In a packed gaming market, iPhone developers big and small are competing for iPhone owners' attention. Gaming applications are a huge draw, but their popularity is putting pressure on independent developers, who are competing with big-name publishers like Electronic Arts and newly venture-backed and angel-funded gaming houses such as Ngmoco and Tapulous.
Independent game developers, who may have the drive but not the capital and resources of big-name publishers, are feeling the pressure, especially with the number of active publishers in Apple's App Store at 15,300.
There are currently 13,732 gaming applications available on the App Store and 25 to 50 gaming apps are added to the store each day, according to Sunil Verma, cofounder of Mobclix, an analytics company.
Popular iPhone app developers such as Ngmoco and Tapulous have skyrocketed past some of the platform's independent developers because they have the capital to promote iPhone games. Ngmoco has also tapped top executives, including former SEGA president and COO Simon Jefferey, to help run the business.
Room For All
With nearly 80 percent of iPhone games requiring payment and 23.3 percent free, according to Mobclix, there is earning potential for both independent developers and big name publishers.
"I think independent developers will always be able to develop for the iPhone," said Krishna Subramanian, cofounder of Mobclix. "But you will start to see more big games and powerhouse developers like Electronic Arts and Ngmoco, big players that are looking at the iPhone as a gaming platform."
The two groups are developing to different audiences and offering a different caliber of gaming applications.
"I still think you will have one-app developers creating apps or casual games for the iPhone as a way to reach out to those users in other countries outside the U.S. who are attracted to the free apps," he said.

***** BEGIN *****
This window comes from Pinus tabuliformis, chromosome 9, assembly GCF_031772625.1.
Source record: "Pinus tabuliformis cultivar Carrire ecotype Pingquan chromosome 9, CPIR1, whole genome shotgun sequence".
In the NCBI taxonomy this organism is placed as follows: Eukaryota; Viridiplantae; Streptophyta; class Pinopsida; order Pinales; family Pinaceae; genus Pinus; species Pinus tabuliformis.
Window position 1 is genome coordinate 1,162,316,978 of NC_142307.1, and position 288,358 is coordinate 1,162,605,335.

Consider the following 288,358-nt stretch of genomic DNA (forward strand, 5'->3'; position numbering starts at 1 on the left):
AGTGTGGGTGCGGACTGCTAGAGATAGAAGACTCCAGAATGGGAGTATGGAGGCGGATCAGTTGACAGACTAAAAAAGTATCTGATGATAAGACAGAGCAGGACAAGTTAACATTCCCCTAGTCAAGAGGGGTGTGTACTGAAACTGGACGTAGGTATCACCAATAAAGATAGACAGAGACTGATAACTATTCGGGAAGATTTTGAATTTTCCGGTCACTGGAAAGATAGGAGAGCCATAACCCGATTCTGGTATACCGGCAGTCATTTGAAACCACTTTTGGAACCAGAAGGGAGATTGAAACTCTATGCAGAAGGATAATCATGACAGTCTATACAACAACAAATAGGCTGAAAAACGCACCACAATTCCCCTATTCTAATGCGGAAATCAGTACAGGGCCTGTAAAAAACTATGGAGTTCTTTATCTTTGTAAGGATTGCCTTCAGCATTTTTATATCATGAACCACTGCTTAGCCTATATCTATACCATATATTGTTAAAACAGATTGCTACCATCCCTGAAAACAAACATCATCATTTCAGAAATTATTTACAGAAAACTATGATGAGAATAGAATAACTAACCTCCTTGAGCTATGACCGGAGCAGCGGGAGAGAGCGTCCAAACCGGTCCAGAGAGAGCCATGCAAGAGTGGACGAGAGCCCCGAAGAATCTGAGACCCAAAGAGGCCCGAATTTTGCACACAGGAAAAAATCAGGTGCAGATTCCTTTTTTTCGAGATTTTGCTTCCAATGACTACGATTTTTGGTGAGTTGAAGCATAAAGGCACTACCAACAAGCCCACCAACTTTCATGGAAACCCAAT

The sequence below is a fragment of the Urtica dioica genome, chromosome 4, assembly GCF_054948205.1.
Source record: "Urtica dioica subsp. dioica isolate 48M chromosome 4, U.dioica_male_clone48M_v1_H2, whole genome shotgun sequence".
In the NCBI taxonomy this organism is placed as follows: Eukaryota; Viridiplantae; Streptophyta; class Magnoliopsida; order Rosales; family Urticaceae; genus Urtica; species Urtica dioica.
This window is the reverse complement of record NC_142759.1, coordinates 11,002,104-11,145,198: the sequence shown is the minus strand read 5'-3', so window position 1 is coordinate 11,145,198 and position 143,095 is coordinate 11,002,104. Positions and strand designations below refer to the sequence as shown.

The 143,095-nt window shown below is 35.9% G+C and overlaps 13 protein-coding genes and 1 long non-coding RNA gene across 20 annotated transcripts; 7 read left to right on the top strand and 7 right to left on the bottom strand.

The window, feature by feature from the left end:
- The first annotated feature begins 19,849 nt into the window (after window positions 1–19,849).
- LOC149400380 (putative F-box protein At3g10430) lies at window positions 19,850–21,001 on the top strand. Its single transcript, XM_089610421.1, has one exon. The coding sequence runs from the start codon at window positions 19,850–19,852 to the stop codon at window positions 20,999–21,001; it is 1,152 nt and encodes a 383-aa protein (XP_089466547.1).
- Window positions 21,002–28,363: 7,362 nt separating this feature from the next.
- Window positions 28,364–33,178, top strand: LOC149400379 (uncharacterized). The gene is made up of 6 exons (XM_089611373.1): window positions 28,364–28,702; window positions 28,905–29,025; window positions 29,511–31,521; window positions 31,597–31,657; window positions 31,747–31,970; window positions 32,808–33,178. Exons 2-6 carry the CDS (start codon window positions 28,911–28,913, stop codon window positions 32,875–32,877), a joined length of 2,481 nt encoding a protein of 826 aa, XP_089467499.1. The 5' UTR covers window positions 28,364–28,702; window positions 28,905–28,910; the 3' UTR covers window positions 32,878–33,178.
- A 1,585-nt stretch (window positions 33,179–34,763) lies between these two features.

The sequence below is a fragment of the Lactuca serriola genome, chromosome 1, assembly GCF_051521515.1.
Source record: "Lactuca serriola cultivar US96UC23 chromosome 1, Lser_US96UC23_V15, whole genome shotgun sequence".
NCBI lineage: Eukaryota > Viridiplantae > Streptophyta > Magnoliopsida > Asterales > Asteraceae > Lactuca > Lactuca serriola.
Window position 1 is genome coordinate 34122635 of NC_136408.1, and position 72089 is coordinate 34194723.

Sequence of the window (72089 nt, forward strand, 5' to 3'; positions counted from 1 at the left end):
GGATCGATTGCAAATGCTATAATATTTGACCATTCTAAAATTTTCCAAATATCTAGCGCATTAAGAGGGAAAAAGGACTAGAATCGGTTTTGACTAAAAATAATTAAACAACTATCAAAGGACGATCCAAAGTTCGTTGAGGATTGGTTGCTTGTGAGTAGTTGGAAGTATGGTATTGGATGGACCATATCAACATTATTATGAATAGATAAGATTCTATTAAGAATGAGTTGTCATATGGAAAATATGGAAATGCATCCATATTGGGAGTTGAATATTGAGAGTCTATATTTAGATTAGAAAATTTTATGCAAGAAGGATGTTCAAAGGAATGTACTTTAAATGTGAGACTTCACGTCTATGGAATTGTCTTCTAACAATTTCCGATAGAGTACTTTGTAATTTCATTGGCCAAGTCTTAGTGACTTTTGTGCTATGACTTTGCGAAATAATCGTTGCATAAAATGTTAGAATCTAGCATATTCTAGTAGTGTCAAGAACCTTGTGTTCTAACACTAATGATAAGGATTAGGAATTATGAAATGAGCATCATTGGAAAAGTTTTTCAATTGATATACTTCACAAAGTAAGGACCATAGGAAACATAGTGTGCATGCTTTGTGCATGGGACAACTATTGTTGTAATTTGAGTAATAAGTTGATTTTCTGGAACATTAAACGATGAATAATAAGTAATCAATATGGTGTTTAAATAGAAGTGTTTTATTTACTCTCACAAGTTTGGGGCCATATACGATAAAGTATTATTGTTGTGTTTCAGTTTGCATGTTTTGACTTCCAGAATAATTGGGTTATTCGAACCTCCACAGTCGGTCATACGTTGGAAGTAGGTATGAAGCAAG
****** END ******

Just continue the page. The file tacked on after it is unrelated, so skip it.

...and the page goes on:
Demand for free downloads is still up, according the NPD Group. Nineteen percent of iPhone owners surveyed by NPD said they play games every day on their device, while 34 percent never do. For 66 percent of the owners who play games, 82 percent of the applications have been free.
Not all independent developers, however, are in it for the fun or recognition. "Independent developers are worrying about how much money they can make," said Subramanian.
Developer Steve Demeter earned enough from his popular TRISM application to quit his day job. TRISM is one of the most popular titles on the App Store, according to Apple, and has won several awards. Demeter, who took a few months to develop the gaming application, has become an Apple poster child so much that Apple decided to film a documentary on the developer.
"When we work with others such as Tapulous, they are more interested in what users are doing with the app and how they can get more growth with the applications and want to run ad campaigns," Subramanian said.
Analysts believe the gap between the two kinds of developers isn't that wide, but as things start maturing companies such as EA will be pulling away from the independent developers because they will be pouring hundreds of thousands, if not millions, of dollars into developing games for hard-core gamers at the $10 and $20 price points for the iPhone, according to Subramanian.